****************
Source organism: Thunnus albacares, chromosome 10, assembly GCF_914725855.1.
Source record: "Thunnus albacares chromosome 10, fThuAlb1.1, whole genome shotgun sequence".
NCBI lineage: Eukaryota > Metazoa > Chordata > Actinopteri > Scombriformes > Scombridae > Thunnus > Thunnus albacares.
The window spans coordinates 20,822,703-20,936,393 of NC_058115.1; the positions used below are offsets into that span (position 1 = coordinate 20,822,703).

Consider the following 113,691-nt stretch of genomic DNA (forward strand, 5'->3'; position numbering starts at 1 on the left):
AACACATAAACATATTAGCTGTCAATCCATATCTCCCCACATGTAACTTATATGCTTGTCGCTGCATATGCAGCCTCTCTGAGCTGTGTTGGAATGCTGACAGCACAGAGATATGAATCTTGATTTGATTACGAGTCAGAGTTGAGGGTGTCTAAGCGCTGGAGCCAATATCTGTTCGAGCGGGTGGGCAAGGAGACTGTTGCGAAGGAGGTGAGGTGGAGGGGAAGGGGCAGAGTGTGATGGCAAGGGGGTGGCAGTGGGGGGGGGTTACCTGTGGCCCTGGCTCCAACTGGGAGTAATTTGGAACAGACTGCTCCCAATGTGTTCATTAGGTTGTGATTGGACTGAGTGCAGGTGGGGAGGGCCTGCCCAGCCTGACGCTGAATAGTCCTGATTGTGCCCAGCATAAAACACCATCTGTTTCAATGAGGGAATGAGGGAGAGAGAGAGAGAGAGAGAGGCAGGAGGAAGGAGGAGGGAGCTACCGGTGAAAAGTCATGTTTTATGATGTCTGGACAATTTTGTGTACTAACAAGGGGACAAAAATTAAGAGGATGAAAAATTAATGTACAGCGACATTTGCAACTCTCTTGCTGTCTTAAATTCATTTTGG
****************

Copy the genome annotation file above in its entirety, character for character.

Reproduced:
Source organism: Thunnus albacares, chromosome 10, assembly GCF_914725855.1.
Source record: "Thunnus albacares chromosome 10, fThuAlb1.1, whole genome shotgun sequence".
NCBI lineage: Eukaryota > Metazoa > Chordata > Actinopteri > Scombriformes > Scombridae > Thunnus > Thunnus albacares.
The window spans coordinates 20,822,703-20,936,393 of NC_058115.1; the positions used below are offsets into that span (position 1 = coordinate 20,822,703).

Consider the following 113,691-nt stretch of genomic DNA (forward strand, 5'->3'; position numbering starts at 1 on the left):
AACACATAAACATATTAGCTGTCAATCCATATCTCCCCACATGTAACTTATATGCTTGTCGCTGCATATGCAGCCTCTCTGAGCTGTGTTGGAATGCTGACAGCACAGAGATATGAATCTTGATTTGATTACGAGTCAGAGTTGAGGGTGTCTAAGCGCTGGAGCCAATATCTGTTCGAGCGGGTGGGCAAGGAGACTGTTGCGAAGGAGGTGAGGTGGAGGGGAAGGGGCAGAGTGTGATGGCAAGGGGGTGGCAGTGGGGGGGGGTTACCTGTGGCCCTGGCTCCAACTGGGAGTAATTTGGAACAGACTGCTCCCAATGTGTTCATTAGGTTGTGATTGGACTGAGTGCAGGTGGGGAGGGCCTGCCCAGCCTGACGCTGAATAGTCCTGATTGTGCCCAGCATAAAACACCATCTGTTTCAATGAGGGAATGAGGGAGAGAGAGAGAGAGAGAGAGGCAGGAGGAAGGAGGAGGGAGCTACCGGTGAAAAGTCATGTTTTATGATGTCTGGACAATTTTGTGTACTAACAAGGGGACAAAAATTAAGAGGATGAAAAATTAATGTACAGCGACATTTGCAACTCTCTTGCTGTCTTAAATTCATTTTGG